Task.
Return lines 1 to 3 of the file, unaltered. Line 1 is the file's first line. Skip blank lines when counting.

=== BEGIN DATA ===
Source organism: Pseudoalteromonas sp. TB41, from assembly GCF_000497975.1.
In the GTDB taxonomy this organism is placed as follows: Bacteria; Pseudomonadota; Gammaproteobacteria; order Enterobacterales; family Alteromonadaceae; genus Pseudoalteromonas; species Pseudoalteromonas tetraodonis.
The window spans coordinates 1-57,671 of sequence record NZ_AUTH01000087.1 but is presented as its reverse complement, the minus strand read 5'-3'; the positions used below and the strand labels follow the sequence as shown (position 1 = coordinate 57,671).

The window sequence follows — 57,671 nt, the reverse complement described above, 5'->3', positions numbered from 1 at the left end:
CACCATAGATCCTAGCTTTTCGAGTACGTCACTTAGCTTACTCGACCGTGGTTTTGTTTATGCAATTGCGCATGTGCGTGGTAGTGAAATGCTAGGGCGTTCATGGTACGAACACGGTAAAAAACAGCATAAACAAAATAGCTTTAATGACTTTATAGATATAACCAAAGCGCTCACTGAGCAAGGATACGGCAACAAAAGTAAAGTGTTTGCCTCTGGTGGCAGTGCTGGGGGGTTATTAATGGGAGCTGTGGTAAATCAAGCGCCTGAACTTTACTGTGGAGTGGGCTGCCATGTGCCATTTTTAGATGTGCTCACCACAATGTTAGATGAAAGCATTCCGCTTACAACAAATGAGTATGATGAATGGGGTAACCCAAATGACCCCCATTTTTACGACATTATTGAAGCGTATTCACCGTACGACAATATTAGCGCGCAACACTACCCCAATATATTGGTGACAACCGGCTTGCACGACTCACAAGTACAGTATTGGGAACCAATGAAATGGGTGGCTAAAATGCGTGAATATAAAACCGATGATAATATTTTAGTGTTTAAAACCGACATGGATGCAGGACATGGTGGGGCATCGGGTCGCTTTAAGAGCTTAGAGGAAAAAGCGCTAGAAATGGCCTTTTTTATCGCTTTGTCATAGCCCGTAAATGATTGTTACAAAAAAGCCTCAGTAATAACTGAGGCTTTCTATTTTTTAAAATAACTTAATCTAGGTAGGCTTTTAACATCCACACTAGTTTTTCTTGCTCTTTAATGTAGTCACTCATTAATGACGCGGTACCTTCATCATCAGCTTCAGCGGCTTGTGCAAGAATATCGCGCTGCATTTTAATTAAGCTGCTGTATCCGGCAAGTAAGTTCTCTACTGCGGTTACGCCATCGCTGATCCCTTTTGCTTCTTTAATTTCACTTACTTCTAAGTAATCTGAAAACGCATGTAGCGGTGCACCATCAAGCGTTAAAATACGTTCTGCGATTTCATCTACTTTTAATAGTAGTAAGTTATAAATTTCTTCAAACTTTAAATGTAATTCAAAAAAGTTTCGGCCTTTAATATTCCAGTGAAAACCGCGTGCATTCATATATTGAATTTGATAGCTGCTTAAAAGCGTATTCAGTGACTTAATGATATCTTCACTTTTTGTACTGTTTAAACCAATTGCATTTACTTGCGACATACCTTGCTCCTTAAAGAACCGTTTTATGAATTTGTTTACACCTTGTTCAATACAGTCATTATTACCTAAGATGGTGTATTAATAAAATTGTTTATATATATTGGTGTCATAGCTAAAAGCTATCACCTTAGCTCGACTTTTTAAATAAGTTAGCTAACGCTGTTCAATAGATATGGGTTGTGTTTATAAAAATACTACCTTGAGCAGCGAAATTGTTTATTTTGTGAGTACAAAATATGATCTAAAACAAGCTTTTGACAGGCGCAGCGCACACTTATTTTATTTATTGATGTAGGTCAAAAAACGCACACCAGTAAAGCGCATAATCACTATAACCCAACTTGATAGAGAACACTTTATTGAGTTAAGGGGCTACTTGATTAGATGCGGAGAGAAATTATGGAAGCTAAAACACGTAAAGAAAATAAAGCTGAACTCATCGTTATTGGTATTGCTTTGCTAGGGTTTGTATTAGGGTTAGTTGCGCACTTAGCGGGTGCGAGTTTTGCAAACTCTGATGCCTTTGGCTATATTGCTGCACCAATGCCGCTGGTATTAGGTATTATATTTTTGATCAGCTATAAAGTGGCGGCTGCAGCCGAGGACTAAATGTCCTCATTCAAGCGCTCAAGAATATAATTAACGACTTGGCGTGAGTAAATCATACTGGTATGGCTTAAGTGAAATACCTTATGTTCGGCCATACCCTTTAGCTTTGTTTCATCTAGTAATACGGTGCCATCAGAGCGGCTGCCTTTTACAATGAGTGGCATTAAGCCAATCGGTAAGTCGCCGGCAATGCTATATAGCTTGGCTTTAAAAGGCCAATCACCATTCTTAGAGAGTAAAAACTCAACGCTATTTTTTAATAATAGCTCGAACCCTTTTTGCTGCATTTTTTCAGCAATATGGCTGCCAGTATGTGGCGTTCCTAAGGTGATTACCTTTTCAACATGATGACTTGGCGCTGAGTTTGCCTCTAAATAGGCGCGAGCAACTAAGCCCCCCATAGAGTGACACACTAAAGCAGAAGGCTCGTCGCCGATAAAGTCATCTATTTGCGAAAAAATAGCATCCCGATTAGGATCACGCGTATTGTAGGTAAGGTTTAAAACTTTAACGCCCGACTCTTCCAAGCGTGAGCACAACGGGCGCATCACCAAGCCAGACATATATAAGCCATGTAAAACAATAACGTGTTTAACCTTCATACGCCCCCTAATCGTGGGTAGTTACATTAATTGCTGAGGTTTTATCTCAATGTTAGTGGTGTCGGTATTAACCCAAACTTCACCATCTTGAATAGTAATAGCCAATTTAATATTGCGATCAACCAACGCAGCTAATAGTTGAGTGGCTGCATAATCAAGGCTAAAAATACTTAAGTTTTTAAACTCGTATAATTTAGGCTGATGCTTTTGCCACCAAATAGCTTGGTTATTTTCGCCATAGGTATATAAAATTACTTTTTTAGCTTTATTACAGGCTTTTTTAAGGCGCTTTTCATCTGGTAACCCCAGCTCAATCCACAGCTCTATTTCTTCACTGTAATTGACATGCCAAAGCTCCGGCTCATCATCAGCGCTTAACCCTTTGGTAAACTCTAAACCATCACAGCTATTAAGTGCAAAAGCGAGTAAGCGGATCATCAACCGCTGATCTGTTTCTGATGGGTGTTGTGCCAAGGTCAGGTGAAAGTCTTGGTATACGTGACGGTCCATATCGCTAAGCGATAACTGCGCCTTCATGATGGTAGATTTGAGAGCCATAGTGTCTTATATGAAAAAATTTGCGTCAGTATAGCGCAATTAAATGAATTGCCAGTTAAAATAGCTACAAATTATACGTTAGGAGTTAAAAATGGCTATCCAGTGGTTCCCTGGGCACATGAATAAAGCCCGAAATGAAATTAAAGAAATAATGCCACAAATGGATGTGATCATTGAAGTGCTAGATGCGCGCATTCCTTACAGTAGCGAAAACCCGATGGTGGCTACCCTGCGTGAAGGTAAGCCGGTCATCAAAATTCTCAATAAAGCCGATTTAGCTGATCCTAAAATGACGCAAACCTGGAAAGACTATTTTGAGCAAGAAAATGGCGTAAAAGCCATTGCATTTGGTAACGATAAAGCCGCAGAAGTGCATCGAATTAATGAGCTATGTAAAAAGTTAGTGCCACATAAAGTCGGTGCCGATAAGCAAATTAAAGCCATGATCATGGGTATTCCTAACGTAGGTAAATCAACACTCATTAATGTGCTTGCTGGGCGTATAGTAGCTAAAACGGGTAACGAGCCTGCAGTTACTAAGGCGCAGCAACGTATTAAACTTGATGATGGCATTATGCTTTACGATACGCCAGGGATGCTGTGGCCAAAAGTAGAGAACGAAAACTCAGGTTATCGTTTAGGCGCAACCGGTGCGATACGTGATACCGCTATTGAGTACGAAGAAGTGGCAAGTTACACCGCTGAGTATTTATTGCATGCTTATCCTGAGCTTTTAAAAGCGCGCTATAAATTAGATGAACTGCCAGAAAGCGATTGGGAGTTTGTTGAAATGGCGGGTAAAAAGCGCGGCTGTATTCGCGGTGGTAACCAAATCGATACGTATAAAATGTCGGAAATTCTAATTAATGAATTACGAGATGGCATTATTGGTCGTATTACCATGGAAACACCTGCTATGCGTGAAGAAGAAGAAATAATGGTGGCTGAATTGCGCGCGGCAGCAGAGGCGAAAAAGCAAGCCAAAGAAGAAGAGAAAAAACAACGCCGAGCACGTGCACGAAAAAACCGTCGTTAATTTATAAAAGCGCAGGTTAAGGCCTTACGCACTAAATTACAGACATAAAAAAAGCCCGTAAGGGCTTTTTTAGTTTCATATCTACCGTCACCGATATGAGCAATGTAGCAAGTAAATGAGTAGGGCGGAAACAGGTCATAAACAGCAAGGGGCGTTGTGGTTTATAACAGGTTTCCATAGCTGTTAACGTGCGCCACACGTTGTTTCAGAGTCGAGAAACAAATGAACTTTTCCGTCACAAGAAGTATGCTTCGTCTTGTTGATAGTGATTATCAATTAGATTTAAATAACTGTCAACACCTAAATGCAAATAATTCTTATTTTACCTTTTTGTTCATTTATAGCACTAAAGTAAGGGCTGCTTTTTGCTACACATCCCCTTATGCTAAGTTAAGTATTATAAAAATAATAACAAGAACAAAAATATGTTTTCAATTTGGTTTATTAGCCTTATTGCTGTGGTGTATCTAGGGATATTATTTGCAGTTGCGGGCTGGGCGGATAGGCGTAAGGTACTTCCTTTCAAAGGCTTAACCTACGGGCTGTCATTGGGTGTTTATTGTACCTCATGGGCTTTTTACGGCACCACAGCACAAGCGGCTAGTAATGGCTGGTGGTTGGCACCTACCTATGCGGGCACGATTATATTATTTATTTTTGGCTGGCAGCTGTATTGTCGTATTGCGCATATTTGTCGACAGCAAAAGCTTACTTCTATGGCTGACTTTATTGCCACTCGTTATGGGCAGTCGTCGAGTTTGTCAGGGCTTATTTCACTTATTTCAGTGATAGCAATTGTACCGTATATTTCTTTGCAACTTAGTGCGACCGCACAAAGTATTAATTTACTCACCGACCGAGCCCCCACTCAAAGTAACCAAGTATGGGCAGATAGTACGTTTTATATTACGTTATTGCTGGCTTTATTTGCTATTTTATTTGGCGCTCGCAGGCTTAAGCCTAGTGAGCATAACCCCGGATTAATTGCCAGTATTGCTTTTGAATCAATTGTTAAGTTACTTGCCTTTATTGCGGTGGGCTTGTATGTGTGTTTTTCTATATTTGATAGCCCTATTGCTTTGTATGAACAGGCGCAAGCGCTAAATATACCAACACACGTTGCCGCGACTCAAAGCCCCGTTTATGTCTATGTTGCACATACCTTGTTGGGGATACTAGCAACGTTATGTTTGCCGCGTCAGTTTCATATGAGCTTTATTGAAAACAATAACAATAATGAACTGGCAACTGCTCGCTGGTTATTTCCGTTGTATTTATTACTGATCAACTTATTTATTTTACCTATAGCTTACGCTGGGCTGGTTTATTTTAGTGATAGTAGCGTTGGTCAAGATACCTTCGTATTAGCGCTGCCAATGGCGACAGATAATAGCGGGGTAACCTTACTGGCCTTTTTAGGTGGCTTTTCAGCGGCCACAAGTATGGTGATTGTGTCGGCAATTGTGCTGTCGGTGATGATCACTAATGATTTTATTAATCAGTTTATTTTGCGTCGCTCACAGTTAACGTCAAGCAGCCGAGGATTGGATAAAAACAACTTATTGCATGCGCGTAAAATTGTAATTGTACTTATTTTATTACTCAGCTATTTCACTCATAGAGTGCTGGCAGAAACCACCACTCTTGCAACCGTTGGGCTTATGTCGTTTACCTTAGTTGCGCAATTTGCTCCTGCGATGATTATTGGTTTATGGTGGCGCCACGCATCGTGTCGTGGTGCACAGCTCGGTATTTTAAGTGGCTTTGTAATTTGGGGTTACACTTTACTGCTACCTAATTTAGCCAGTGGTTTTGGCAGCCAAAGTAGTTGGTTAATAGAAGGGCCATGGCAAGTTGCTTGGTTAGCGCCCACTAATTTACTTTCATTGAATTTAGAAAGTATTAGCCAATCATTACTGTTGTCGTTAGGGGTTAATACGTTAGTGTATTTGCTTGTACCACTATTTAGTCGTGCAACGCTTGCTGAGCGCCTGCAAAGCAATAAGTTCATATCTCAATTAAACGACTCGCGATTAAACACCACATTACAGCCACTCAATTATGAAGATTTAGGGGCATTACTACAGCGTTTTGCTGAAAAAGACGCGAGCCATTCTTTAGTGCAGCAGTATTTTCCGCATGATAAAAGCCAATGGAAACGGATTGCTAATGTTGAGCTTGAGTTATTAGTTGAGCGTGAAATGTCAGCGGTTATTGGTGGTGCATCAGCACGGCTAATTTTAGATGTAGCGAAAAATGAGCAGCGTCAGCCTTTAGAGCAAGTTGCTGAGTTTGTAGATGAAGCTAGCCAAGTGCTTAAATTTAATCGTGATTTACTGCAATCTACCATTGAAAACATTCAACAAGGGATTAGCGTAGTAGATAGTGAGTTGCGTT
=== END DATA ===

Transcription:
Source organism: Pseudoalteromonas sp. TB41, from assembly GCF_000497975.1.
In the GTDB taxonomy this organism is placed as follows: Bacteria; Pseudomonadota; Gammaproteobacteria; order Enterobacterales; family Alteromonadaceae; genus Pseudoalteromonas; species Pseudoalteromonas tetraodonis.
The window spans coordinates 1-57,671 of sequence record NZ_AUTH01000087.1 but is presented as its reverse complement, the minus strand read 5'-3'; the positions used below and the strand labels follow the sequence as shown (position 1 = coordinate 57,671).